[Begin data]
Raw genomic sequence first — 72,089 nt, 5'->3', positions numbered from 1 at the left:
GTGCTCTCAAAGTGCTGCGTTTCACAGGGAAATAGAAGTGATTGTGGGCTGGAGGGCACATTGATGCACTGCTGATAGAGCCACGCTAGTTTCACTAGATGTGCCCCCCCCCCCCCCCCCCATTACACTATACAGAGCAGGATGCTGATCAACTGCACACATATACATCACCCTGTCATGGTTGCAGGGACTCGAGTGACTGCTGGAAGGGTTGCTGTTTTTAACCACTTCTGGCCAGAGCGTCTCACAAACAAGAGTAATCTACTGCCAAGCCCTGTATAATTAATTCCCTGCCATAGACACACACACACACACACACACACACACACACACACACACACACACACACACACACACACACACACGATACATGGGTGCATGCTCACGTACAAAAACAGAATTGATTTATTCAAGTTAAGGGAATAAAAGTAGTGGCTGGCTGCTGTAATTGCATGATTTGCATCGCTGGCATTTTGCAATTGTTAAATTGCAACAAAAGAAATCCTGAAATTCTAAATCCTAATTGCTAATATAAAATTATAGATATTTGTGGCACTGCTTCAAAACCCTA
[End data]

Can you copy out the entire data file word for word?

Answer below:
Raw genomic sequence first — 72,089 nt, 5'->3', positions numbered from 1 at the left:
GTGCTCTCAAAGTGCTGCGTTTCACAGGGAAATAGAAGTGATTGTGGGCTGGAGGGCACATTGATGCACTGCTGATAGAGCCACGCTAGTTTCACTAGATGTGCCCCCCCCCCCCCCCCCCATTACACTATACAGAGCAGGATGCTGATCAACTGCACACATATACATCACCCTGTCATGGTTGCAGGGACTCGAGTGACTGCTGGAAGGGTTGCTGTTTTTAACCACTTCTGGCCAGAGCGTCTCACAAACAAGAGTAATCTACTGCCAAGCCCTGTATAATTAATTCCCTGCCATAGACACACACACACACACACACACACACACACACACACACACACACACACACACACACACACACACACGATACATGGGTGCATGCTCACGTACAAAAACAGAATTGATTTATTCAAGTTAAGGGAATAAAAGTAGTGGCTGGCTGCTGTAATTGCATGATTTGCATCGCTGGCATTTTGCAATTGTTAAATTGCAACAAAAGAAATCCTGAAATTCTAAATCCTAATTGCTAATATAAAATTATAGATATTTGTGGCACTGCTTCAAAACCCTA